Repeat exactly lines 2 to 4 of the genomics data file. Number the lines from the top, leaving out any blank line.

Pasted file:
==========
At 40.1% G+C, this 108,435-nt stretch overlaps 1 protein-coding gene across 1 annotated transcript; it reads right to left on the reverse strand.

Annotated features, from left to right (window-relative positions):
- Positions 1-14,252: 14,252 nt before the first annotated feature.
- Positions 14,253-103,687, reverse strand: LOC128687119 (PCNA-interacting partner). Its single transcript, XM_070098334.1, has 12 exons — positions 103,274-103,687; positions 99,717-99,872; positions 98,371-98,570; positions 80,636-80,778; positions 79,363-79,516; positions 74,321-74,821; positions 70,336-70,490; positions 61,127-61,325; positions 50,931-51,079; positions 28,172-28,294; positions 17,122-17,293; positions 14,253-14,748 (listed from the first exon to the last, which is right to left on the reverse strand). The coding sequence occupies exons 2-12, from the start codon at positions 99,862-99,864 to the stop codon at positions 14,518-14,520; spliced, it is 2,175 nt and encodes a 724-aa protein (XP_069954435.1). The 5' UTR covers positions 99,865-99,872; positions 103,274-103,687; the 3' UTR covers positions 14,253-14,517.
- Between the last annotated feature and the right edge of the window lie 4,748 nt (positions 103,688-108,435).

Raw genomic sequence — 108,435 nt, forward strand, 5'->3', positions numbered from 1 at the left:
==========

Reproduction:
Annotated features, from left to right (window-relative positions):
- Positions 1-14,252: 14,252 nt before the first annotated feature.
- Positions 14,253-103,687, reverse strand: LOC128687119 (PCNA-interacting partner). Its single transcript, XM_070098334.1, has 12 exons — positions 103,274-103,687; positions 99,717-99,872; positions 98,371-98,570; positions 80,636-80,778; positions 79,363-79,516; positions 74,321-74,821; positions 70,336-70,490; positions 61,127-61,325; positions 50,931-51,079; positions 28,172-28,294; positions 17,122-17,293; positions 14,253-14,748 (listed from the first exon to the last, which is right to left on the reverse strand). The coding sequence occupies exons 2-12, from the start codon at positions 99,862-99,864 to the stop codon at positions 14,518-14,520; spliced, it is 2,175 nt and encodes a 724-aa protein (XP_069954435.1). The 5' UTR covers positions 99,865-99,872; positions 103,274-103,687; the 3' UTR covers positions 14,253-14,517.